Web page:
Garlic mustard was first recorded in the United States about 1868, from Long Island, New York. It was likely introduced by settlers for food or medicinal purposes. Wide genetic diversity among garlic mustard in North America suggest multiple introductions.
Unlike most invasive plants that are found in disturbed ground and waysides, garlic mustard has the ability to invade and spread into undisturbed plant communities. In many areas of its introduction in Eastern North America, it has become the dominant under-story species in woodland and flood plain environments, where eradication is difficult. Initial introductions frequently occur along trails where the seeds are spread by the boots of hikers.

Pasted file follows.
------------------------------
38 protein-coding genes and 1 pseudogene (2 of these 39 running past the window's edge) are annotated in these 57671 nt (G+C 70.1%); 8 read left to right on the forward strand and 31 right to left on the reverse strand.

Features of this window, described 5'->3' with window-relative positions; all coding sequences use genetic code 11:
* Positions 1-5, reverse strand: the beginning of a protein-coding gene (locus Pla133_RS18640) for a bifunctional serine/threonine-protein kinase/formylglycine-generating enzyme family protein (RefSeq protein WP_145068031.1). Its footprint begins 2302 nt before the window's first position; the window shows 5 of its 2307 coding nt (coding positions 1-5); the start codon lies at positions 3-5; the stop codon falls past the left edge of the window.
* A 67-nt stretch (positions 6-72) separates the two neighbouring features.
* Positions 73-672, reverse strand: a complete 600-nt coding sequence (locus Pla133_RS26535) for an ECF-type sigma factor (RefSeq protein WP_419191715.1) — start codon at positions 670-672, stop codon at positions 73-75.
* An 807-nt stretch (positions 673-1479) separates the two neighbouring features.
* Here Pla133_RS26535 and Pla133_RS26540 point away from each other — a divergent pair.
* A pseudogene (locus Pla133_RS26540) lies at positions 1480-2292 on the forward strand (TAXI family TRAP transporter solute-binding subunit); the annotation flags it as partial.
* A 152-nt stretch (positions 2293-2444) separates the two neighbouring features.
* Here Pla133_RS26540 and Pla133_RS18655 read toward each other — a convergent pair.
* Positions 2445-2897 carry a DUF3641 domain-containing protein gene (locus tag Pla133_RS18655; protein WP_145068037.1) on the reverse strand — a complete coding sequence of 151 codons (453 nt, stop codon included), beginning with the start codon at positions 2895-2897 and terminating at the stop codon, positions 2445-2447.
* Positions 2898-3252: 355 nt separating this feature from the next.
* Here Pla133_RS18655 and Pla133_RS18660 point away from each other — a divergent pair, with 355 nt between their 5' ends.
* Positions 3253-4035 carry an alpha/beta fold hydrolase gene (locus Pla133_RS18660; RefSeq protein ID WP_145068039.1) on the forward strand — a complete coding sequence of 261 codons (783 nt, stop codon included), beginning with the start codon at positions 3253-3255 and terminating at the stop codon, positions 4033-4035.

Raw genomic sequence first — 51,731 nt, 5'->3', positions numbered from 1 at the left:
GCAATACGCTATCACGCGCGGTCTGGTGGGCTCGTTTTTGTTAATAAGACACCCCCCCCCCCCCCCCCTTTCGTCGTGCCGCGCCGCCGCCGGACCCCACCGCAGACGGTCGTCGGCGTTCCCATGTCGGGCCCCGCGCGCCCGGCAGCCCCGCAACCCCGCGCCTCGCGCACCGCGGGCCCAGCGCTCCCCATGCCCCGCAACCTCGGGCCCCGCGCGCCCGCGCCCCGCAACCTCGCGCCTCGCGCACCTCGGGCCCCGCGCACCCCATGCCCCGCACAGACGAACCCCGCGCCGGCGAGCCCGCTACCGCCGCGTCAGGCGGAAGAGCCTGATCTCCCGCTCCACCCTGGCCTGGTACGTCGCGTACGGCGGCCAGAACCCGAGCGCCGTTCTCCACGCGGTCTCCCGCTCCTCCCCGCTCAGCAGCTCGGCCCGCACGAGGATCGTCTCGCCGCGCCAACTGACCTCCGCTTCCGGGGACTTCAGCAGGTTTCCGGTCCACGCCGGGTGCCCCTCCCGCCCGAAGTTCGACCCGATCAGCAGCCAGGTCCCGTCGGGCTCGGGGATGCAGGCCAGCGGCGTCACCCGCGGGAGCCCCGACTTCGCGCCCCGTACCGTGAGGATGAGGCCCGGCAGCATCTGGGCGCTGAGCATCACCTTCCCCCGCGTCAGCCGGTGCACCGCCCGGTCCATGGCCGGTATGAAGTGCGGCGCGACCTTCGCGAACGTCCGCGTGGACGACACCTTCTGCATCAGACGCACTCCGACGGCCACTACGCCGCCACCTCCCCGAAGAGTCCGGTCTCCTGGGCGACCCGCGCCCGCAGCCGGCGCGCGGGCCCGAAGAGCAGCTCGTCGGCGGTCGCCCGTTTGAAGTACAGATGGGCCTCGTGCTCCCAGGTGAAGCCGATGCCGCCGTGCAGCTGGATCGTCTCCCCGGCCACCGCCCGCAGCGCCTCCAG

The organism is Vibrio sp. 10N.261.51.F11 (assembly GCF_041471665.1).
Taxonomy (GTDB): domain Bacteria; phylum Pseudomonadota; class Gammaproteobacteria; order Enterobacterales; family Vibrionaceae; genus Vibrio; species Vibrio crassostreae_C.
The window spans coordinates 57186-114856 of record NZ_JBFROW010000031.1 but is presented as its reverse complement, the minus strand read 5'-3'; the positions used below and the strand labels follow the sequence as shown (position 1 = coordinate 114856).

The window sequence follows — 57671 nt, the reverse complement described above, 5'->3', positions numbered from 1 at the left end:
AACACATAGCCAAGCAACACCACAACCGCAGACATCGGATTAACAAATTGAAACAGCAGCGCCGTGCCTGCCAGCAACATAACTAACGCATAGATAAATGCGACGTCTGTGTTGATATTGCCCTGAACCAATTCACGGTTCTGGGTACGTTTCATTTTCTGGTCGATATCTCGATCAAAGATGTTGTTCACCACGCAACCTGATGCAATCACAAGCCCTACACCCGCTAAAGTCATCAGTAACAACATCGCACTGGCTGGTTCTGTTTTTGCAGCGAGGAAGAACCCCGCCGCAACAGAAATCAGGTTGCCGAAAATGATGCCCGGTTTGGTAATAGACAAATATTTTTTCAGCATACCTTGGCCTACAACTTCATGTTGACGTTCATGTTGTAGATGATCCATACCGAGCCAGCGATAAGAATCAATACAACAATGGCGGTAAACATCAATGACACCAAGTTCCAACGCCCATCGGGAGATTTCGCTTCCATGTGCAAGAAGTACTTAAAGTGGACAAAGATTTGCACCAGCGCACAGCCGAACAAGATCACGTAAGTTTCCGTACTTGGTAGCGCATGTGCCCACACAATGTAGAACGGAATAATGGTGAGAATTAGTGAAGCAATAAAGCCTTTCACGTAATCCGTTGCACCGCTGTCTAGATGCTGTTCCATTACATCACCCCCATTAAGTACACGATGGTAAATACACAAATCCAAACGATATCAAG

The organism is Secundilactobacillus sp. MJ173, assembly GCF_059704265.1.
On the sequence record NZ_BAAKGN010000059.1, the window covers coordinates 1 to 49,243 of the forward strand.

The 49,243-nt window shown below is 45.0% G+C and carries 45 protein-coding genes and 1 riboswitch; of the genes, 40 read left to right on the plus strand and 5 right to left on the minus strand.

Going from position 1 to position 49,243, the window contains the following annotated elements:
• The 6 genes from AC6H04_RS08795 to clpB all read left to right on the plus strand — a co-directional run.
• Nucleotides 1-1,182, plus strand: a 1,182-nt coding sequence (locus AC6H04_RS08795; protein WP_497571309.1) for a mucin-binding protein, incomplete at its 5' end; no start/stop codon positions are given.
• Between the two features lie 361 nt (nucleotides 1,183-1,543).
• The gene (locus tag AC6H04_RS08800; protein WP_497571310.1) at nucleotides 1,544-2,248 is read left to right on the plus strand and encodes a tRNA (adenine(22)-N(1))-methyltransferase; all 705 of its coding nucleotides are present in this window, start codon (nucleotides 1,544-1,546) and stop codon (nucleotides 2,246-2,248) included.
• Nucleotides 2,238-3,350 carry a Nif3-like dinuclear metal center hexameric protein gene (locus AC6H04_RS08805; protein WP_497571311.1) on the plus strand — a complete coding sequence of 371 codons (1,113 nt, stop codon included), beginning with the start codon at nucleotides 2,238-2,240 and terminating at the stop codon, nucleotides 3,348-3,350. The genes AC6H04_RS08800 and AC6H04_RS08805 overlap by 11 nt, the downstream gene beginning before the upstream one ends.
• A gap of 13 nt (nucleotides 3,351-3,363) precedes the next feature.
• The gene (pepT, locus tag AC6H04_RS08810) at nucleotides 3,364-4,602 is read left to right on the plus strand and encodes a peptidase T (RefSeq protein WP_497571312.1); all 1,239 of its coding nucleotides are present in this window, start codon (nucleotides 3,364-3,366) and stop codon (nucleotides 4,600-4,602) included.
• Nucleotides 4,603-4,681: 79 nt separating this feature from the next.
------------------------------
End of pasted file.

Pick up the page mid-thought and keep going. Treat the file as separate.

Garlic mustard exudes a chemical attractant that is also found on the native toothwort plant. The rare West Virginia White butterfly which would normally lay its eggs on the toothwort, is fooled into laying its eggs on the garlic mustard. When the caterpillars emerge, they feed on the garlic mustard leaves, which are toxic and prevent them from thriving. Between crowding out the toothwort and poisoning the caterpillars, garlic mustard has significantly reduced the numbers of West Virginia White butterflies.
Garlic Mustard was recently shown to release phytotoxic compounds from its root system which suppress the growth of native trees by disrupting mutual associations between native canopy tree seedlings and below ground mycorrhizal fungi.
While garlic mustard has historically been used as a culinary herb, Cipollini and Gruner (2007) recently found that garlic mustard also produces cyanide. They found the concentration of cyanide in the tissues of first year leaves of garlic mustard to be as high as 100 parts per million fresh weight, a level 150 times that of native Brassica species, and a level considered toxic to most vertebrates.